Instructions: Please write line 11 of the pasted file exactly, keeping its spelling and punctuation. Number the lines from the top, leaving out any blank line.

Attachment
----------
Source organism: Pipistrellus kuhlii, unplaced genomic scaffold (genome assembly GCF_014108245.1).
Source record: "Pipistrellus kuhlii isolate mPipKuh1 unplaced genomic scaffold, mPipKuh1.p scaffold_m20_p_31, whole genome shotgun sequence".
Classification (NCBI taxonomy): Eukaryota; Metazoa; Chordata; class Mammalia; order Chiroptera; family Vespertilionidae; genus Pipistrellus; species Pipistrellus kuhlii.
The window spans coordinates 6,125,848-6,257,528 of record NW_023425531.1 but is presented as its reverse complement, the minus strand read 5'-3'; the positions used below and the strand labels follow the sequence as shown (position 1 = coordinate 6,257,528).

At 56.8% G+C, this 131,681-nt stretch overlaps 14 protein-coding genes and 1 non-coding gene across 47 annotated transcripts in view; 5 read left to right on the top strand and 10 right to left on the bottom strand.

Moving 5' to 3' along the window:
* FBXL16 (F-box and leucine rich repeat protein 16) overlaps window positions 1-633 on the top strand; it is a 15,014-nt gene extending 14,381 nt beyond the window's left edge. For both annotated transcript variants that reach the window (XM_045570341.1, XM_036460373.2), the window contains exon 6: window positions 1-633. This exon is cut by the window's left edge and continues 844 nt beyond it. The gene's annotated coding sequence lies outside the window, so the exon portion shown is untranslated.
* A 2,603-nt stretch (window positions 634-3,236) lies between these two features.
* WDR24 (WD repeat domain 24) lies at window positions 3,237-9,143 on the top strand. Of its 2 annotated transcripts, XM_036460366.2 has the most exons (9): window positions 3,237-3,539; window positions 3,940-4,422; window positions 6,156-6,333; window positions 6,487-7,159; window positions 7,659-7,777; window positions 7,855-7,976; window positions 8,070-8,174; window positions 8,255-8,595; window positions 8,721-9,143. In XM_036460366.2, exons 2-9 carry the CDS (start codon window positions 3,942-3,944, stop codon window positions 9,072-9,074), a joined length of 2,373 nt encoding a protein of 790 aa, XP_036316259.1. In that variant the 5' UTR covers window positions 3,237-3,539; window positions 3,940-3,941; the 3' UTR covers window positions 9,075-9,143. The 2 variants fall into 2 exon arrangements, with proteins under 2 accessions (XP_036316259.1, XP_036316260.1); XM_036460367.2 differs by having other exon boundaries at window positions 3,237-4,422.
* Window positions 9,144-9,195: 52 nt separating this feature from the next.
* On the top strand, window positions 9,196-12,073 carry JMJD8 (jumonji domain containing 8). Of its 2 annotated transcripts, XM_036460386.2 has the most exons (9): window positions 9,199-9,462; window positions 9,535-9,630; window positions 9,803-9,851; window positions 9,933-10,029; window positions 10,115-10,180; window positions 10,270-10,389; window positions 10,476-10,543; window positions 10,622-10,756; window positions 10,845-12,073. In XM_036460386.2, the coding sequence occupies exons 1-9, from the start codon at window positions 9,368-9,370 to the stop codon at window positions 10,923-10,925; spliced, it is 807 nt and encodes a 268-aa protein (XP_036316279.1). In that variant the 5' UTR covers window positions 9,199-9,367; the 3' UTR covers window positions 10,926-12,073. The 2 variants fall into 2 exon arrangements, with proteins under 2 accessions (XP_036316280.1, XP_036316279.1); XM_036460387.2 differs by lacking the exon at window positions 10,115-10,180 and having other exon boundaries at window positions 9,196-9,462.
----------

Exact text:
* On the top strand, window positions 9,196-12,073 carry JMJD8 (jumonji domain containing 8). Of its 2 annotated transcripts, XM_036460386.2 has the most exons (9): window positions 9,199-9,462; window positions 9,535-9,630; window positions 9,803-9,851; window positions 9,933-10,029; window positions 10,115-10,180; window positions 10,270-10,389; window positions 10,476-10,543; window positions 10,622-10,756; window positions 10,845-12,073. In XM_036460386.2, the coding sequence occupies exons 1-9, from the start codon at window positions 9,368-9,370 to the stop codon at window positions 10,923-10,925; spliced, it is 807 nt and encodes a 268-aa protein (XP_036316279.1). In that variant the 5' UTR covers window positions 9,199-9,367; the 3' UTR covers window positions 10,926-12,073. The 2 variants fall into 2 exon arrangements, with proteins under 2 accessions (XP_036316280.1, XP_036316279.1); XM_036460387.2 differs by lacking the exon at window positions 10,115-10,180 and having other exon boundaries at window positions 9,196-9,462.